Navigating the Roadblocks of Long Term Care
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Aging is a reality, and so is long term care. And an undeniable part of that reality is that most people, especially those who live to an advanced age, will need assistance in some aspects of their lives. The Kaiser Family Foundation estimates that 70 percent of Americans 65 and older will eventually need assistance for an average of three years.
Yet what is undeniable in terms of demographics is easily deniable when it comes to our own lives and those of our older family members. A study conducted by the Associated Press-NORC Center for Public Affairs Research in 2013 found that about half of Americans over the age of 40 believe that almost everyone is likely to require long-term care at some point, but only a quarter think they themselves will need it.
Why people resist planning long term care
It isn't hard to understand why there is so much resistance to thinking about care for the long term. The usual suspects are societal attitudes that glamorize youth and promote ways to erase signs of aging, denial of mortality, fear of dependence, and other anxieties.
Another reason for resistance to planning is the high cost of long-term care, which is usually described in terms of nursing homes or extensive home care services. Search the Internet for long-term care and you will be directed primarily to articles on its financial aspects, written by business writers and offering suggestions about financial planning.
Paying for long-term care is a major topic, but it is by no means the only topic to consider. Sometimes the focus on the high cost is in itself a deterrent to planning. It may seem impossible to save or obtain that much money, so why try? Again, costs are a reality but should not deter planning.
Only about a third (35 percent) of the respondents in the AP-NORC survey cited earlier had saved money to pay for long-term care. Moreover, their understanding of costs was wide of the mark, both in underestimates and overestimates.
Benefits of planning for long term care
Decisions made in a crisis situation are often hasty and ill-considered. This is true in many aspects of life but is particularly problematic when a person's health and well-being are at stake. Not all crises can be avoided, but when they do occur, having a plan in place reduces the likelihood of the most severe unintended consequences.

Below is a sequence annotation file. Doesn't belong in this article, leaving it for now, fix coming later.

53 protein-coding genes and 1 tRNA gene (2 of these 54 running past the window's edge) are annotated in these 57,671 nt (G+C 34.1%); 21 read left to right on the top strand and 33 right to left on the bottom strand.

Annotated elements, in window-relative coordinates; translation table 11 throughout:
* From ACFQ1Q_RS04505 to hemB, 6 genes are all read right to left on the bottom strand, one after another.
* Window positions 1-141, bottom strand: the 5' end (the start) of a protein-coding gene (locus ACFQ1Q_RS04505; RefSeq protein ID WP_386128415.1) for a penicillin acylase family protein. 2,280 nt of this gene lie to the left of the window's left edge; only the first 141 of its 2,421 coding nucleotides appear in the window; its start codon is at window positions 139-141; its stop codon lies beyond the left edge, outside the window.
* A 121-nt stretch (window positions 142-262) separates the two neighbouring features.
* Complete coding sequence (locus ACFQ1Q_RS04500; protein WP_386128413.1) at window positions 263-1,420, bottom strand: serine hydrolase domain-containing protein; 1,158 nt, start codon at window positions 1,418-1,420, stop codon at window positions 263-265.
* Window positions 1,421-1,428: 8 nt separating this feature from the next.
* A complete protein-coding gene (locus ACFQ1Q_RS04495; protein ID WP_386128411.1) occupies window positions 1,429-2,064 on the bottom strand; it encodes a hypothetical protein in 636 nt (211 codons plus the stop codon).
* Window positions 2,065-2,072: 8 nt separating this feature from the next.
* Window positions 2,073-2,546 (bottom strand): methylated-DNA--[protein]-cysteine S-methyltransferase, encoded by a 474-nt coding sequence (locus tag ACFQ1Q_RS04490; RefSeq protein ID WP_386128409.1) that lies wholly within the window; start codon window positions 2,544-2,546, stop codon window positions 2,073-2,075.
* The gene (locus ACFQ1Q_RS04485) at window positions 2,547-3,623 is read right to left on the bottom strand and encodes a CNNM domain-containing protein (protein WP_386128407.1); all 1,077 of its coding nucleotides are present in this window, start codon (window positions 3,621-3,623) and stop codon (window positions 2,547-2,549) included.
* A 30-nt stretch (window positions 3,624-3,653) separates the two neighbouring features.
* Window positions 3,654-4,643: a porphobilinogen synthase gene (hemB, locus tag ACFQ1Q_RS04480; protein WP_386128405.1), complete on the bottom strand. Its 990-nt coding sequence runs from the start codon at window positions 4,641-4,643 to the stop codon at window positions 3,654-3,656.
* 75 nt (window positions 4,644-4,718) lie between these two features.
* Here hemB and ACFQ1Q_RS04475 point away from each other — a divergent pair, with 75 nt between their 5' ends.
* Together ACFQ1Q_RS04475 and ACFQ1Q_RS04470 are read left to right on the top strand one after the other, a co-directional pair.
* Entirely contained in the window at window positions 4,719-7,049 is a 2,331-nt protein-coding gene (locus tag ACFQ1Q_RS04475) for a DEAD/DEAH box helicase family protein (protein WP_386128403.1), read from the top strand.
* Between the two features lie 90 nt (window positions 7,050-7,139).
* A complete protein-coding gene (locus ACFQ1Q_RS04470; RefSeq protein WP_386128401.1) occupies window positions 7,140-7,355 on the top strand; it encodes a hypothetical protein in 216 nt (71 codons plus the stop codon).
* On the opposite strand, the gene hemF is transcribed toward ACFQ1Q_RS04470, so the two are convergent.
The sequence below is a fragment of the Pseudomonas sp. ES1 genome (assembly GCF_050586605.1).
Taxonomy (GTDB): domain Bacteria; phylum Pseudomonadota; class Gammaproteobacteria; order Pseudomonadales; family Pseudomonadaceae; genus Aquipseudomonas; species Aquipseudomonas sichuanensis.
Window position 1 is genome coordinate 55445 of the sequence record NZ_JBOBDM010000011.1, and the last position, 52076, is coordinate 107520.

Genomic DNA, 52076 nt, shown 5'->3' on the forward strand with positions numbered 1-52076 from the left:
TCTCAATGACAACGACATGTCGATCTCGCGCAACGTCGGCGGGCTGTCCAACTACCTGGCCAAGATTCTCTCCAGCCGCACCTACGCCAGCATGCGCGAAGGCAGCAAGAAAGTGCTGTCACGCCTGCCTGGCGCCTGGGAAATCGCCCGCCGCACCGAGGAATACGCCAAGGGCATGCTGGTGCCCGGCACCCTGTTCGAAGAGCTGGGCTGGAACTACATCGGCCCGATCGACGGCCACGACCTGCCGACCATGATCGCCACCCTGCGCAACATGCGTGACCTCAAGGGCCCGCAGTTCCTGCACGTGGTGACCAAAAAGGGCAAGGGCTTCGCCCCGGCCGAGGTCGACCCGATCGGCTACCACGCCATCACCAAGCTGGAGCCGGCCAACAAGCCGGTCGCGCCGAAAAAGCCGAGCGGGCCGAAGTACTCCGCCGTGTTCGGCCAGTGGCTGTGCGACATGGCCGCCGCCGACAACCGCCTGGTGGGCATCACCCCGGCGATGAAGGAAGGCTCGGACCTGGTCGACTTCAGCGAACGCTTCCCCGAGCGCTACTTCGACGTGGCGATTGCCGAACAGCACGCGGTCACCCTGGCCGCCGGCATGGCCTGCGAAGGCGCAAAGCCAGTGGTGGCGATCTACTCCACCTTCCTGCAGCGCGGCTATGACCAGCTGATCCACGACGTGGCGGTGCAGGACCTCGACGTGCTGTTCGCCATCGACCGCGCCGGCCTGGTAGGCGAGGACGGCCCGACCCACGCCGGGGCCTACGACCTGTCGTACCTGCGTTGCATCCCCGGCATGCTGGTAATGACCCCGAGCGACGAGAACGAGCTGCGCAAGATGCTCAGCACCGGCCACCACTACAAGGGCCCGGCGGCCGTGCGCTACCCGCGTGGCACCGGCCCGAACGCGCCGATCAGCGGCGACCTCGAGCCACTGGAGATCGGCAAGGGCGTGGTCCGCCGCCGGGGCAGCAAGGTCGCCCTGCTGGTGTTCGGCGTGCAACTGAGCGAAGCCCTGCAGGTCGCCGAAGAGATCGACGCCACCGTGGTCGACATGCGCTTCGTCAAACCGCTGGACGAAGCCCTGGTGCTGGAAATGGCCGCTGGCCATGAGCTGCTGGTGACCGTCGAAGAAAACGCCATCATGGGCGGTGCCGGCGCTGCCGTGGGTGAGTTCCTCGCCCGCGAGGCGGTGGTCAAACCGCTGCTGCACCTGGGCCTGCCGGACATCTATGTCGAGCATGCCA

For example, an important part of a plan is an advance directive. In a medical emergency, if you can't speak for yourself, an advance directive and a healthcare proxy (a person legally authorized to speak for you) can make it more likely that you get the types of treatment you want and, even more difficult to achieve, don't get what you don't want.
Certainly it can be hard to think about this kind of situation, but the alternative is worse. Without some form of advance directive, no one will know what you want or don't want, and it will be unclear who has the authority to speak for you.
If your family can't agree, the decision will be made by strangers, and in the worst-case scenario, there will be litigation. The effort involved in creating an advance directive is minimal compared to the consequences of not having planned ahead.
This example also underscores another benefit of planning — making decisions for yourself instead of leaving them to others or to chance. Having absolute control is unrealistic, and possibly even undesirable, but letting family and other intimates know your values and preferences about long-term care is very important.
Planning allows you to investigate more choices more thoroughly. You will still have hard decisions to make, but you will have the benefit of information, discussion, and time. Still, your planning has to be flexible. Try to build in as many alternatives as possible to allow for changes in health, finances, family situations, and all the other elements that can make a difference.